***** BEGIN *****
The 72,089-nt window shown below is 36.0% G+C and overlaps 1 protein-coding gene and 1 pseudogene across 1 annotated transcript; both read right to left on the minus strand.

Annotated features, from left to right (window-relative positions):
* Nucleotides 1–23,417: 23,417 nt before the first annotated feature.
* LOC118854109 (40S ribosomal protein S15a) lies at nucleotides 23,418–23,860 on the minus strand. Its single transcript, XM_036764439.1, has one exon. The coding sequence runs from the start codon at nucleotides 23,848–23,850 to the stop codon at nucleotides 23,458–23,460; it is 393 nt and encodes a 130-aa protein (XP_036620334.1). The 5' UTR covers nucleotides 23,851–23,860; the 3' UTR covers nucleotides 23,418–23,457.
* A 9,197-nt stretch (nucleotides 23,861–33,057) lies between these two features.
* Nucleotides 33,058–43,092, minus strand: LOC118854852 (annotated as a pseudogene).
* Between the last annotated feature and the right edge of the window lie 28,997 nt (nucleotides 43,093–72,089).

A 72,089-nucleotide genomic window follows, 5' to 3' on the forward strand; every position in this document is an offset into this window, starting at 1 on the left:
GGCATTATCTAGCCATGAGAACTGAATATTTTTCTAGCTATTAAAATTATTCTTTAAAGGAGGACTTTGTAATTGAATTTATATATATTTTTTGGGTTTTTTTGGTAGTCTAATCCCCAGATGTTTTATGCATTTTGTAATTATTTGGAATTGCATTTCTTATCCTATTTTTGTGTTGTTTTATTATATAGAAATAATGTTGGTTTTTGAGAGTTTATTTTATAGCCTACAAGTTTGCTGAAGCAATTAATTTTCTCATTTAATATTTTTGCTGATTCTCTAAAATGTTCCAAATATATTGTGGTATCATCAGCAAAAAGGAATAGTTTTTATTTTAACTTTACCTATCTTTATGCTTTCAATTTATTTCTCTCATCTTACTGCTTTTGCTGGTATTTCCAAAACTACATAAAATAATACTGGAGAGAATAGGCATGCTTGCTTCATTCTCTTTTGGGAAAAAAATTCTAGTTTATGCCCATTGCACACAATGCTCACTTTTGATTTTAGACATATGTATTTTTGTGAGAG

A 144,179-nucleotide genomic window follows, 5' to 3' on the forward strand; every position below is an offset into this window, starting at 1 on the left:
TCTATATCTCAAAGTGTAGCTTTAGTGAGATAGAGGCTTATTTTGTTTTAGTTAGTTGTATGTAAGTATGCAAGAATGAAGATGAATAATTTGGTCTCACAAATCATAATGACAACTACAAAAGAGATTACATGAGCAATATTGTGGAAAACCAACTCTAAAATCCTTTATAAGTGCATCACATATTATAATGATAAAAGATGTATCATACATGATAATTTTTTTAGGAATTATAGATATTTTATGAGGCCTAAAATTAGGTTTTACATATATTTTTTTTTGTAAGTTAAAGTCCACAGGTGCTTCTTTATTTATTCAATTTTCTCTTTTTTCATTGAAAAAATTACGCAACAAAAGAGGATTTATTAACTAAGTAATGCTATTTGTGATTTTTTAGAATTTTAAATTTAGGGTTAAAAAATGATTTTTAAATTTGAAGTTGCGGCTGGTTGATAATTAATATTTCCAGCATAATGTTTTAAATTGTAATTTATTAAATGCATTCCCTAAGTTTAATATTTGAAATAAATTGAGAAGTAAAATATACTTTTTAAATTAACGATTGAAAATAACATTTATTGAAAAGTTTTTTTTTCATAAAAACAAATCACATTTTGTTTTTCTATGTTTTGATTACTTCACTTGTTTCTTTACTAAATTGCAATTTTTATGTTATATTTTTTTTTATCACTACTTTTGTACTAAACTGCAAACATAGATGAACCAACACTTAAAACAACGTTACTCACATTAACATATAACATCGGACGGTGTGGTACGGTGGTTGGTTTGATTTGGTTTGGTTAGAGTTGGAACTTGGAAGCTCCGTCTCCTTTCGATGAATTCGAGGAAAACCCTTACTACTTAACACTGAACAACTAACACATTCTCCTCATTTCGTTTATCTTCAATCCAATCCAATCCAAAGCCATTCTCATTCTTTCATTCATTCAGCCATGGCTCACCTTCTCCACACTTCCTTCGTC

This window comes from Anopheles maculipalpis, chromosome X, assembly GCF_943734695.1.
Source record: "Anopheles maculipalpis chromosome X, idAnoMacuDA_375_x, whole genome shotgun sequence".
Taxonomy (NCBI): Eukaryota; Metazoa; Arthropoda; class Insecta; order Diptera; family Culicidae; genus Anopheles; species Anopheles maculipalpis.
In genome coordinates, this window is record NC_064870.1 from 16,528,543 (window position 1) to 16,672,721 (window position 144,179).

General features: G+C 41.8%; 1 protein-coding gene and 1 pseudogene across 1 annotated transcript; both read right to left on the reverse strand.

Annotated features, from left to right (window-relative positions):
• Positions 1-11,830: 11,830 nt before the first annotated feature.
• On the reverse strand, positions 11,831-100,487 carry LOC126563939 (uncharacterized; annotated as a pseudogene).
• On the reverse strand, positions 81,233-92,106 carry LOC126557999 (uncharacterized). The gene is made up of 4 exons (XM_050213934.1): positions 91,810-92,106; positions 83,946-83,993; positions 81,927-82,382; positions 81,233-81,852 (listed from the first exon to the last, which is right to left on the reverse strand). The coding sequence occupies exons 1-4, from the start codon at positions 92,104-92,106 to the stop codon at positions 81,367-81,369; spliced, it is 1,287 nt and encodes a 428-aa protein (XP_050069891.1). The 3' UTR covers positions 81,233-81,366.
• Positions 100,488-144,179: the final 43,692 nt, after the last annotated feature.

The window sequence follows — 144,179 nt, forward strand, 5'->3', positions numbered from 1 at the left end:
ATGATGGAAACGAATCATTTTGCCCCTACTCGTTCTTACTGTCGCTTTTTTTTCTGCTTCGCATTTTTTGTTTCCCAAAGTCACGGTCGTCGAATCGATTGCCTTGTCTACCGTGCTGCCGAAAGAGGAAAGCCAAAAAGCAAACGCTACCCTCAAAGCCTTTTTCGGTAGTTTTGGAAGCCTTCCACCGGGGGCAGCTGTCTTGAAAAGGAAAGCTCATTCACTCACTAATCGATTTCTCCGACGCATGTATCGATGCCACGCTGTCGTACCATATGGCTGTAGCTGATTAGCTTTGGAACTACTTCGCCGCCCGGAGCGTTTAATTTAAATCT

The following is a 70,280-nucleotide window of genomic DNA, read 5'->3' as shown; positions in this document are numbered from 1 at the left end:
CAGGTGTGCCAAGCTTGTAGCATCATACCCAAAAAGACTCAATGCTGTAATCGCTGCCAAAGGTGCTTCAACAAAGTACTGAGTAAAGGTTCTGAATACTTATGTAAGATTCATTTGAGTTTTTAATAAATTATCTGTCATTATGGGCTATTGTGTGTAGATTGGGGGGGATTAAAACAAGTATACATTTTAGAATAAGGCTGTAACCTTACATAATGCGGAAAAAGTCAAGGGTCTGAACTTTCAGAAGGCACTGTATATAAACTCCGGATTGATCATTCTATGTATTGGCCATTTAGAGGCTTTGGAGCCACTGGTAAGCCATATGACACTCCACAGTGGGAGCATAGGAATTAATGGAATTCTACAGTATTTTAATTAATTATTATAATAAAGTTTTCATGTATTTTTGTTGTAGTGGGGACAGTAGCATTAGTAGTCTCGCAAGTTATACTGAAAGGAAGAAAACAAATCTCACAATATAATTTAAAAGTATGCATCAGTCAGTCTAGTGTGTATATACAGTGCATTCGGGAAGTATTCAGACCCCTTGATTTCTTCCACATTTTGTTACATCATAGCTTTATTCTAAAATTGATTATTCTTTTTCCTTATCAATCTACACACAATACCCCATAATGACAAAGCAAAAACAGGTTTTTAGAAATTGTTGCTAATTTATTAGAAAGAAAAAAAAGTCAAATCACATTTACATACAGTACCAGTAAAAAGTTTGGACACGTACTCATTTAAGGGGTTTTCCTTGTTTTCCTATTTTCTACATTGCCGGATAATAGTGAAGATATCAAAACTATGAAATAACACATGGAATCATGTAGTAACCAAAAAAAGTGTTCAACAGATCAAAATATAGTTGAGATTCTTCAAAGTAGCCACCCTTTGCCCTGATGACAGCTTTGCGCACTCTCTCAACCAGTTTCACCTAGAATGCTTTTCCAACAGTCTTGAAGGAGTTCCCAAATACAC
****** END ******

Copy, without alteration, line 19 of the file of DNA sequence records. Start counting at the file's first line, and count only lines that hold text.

• On the reverse strand, positions 11,831-100,487 carry LOC126563939 (uncharacterized; annotated as a pseudogene).